Schools and high schools are the education centers at which the students attend compulsory education in most of the countries around the globe. Although they offer training at two different levels, primary and secondary education, they have numerous characteristics in common. That being the case, the IT infrastructure shares characteristics and objectives, being a useful tool both for the training of students and for the administrative management of the center (Gulbahar 2007). Normally, these centers do not have specific IT staff, IT support services being, in some cases, outsourced to local supplier companies and, in others, provided by centralized education authorities that serve the schools of a geographical area. At these levels, IT is not only treated as a support for teaching-learning and administrative management but also learning in the management of IT tools – mainly those related to office automation (word processors, spreadsheets, presentations) – and also for the programming of simple codes. The representation of the architecture of applications through the portfolio matrices constitutes a static photograph of a specific moment. As IT evolves continuously, the portfolio matrix also evolves as the new technology becomes ubiquitous. IT applications that are in the high potential cell at a given time may, after a time, enter, for example, the support category. For this reason, the planning process must be dynamic, and the architecture of IT applications must evolve along with the technology and the maturity of students, teachers, and administrators in the use of it.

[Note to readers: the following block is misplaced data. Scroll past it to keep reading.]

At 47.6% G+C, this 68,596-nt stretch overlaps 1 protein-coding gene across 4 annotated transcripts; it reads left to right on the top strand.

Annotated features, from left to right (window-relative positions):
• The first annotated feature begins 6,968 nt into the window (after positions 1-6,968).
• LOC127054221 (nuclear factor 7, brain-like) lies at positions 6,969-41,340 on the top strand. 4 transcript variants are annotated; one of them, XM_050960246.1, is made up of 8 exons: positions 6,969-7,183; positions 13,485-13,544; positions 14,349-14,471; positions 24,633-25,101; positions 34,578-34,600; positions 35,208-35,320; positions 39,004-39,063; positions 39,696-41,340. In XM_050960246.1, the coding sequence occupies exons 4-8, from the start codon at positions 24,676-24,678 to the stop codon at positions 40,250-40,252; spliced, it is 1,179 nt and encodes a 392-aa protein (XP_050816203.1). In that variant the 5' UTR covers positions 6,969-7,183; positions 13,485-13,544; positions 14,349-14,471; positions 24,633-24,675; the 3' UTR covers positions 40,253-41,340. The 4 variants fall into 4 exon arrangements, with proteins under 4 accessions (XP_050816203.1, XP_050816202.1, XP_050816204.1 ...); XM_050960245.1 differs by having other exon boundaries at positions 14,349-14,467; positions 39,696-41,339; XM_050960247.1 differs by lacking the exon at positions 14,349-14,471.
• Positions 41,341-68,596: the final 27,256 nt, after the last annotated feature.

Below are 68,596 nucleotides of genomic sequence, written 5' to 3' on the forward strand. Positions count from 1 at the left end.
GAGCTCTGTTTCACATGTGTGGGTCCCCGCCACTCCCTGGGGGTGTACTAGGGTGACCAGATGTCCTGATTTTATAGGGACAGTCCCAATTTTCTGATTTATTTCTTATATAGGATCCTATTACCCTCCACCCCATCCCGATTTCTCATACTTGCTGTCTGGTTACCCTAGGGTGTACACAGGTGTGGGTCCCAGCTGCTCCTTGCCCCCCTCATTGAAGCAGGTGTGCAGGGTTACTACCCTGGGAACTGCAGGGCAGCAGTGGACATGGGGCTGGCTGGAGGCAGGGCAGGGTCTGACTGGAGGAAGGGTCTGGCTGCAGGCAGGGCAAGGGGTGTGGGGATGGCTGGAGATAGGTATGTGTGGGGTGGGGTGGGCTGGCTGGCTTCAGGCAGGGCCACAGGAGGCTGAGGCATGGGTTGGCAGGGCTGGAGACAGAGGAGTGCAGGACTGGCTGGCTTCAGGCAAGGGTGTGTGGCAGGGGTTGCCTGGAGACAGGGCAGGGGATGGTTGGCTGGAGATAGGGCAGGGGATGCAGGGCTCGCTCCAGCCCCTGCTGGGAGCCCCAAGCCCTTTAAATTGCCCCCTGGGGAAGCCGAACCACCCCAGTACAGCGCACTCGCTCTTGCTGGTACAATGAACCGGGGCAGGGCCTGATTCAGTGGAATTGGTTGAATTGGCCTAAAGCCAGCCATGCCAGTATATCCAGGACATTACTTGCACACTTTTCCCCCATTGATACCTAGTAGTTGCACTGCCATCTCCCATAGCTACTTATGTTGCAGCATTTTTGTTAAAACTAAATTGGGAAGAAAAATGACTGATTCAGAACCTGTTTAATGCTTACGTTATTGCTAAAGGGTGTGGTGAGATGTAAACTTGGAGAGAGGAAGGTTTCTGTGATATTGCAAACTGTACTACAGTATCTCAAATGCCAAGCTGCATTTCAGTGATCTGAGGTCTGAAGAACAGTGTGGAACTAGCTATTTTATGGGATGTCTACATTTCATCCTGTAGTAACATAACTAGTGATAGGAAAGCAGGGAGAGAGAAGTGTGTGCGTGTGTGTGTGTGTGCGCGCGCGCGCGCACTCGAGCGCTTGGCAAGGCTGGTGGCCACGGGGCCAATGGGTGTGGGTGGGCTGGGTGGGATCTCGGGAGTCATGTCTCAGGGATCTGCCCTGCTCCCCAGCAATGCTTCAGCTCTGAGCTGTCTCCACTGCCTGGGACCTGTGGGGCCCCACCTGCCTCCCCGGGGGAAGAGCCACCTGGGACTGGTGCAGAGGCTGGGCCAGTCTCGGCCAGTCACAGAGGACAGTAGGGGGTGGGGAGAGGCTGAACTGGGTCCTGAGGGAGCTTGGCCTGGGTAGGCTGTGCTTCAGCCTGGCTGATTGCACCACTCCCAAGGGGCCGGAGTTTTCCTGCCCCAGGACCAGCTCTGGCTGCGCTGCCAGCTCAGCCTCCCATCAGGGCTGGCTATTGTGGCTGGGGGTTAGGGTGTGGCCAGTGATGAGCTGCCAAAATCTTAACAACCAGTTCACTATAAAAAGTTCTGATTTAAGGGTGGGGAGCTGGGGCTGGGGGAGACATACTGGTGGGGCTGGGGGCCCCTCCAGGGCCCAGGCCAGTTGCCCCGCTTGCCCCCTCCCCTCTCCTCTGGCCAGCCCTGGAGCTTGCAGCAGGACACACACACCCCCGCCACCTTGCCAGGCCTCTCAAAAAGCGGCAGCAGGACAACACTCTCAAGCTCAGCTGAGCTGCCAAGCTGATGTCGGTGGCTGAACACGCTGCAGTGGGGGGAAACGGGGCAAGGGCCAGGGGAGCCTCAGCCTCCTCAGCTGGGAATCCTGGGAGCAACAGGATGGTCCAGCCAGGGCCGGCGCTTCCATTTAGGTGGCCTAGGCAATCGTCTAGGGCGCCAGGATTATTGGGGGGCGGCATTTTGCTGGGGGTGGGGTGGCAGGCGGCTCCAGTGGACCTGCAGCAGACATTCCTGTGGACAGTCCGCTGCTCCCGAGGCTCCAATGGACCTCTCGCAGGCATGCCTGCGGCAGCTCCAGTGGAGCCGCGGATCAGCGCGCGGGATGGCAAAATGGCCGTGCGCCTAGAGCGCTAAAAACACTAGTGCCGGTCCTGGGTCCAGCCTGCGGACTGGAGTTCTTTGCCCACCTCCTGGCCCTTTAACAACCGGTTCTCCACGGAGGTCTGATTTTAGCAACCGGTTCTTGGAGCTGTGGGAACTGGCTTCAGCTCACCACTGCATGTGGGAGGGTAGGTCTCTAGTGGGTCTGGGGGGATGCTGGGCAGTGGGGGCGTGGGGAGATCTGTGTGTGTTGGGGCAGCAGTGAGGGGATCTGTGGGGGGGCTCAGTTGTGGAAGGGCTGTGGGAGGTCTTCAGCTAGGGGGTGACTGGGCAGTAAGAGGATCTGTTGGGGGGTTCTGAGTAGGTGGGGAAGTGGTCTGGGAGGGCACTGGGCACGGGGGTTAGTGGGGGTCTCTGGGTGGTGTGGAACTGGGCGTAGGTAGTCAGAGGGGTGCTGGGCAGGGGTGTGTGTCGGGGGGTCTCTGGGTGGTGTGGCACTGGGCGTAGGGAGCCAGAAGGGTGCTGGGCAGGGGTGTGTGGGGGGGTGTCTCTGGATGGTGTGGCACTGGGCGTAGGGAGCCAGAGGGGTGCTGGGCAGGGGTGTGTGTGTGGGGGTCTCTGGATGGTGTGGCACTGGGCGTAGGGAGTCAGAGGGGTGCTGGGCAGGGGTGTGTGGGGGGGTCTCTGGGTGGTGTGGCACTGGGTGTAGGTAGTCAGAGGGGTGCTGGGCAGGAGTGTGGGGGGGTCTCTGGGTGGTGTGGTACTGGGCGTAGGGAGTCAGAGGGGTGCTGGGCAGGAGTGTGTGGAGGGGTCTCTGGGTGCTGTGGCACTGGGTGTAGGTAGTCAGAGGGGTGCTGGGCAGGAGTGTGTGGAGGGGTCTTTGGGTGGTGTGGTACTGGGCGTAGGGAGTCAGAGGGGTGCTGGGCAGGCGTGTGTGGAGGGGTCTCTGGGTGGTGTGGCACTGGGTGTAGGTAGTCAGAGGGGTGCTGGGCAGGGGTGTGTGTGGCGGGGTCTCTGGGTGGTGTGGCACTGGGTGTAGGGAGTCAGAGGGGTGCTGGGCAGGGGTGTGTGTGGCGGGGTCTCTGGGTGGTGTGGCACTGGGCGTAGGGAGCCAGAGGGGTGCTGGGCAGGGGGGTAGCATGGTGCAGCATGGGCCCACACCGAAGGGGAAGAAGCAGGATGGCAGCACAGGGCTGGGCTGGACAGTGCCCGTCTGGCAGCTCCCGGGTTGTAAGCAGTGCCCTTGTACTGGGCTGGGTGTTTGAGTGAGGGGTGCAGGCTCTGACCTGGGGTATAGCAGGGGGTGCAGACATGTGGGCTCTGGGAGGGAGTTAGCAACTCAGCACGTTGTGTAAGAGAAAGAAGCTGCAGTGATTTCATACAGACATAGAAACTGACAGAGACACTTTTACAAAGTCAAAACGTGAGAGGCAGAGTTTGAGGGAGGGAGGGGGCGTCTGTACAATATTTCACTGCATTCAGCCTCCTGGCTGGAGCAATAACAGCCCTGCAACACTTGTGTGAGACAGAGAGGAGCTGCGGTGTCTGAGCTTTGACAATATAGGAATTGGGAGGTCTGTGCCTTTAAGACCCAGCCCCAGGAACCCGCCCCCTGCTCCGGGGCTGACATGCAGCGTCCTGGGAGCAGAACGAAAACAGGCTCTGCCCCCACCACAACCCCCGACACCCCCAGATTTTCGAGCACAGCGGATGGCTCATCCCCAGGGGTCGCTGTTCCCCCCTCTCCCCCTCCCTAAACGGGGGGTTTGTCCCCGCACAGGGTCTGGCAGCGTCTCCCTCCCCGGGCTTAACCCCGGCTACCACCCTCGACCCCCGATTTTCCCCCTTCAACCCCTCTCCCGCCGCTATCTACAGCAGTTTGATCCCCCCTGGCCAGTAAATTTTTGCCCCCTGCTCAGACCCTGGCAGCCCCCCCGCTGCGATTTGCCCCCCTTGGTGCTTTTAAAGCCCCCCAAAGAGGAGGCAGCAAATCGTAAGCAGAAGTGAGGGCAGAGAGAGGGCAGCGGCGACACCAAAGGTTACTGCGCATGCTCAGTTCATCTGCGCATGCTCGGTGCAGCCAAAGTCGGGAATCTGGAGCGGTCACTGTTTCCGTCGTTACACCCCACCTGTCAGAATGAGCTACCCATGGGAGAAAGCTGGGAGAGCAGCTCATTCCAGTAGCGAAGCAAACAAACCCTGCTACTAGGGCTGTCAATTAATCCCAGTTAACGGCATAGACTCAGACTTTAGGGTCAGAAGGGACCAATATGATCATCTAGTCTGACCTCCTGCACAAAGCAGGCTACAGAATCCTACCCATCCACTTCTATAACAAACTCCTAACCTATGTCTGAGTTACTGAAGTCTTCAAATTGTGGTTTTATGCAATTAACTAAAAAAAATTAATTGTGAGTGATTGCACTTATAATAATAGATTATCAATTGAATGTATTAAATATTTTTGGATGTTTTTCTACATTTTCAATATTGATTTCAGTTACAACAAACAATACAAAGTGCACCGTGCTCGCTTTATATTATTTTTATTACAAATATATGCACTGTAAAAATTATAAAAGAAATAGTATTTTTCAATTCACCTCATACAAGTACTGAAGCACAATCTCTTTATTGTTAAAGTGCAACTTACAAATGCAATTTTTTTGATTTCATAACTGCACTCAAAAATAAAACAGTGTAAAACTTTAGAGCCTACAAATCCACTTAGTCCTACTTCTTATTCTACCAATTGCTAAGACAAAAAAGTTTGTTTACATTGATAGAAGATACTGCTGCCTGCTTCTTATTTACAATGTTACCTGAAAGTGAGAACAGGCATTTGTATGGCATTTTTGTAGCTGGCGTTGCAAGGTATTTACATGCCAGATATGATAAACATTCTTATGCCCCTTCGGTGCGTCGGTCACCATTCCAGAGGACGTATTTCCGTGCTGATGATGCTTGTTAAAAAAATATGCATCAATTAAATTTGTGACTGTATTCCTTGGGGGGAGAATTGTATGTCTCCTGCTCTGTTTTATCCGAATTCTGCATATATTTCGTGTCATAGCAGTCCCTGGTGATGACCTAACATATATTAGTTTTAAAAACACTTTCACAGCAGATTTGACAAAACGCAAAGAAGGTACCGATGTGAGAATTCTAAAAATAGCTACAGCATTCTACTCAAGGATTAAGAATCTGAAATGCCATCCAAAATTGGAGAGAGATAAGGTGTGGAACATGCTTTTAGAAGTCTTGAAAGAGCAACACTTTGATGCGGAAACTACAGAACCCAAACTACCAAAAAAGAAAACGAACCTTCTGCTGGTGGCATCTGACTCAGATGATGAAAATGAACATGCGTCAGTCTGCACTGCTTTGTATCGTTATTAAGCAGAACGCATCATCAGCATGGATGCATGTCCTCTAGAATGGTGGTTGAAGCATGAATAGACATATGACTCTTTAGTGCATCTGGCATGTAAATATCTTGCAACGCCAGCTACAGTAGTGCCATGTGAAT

Figure 2 shows a proposal for the positioning of the IT infrastructure in the application portfolio matrix in schools and high schools (the proposed structure is far from being normative and only aims to offer an approximation to the possible classification of the IT infrastructure through this tool). Each center can configure the location of their applications according to their particular situation. In this way, its application architecture would be generated.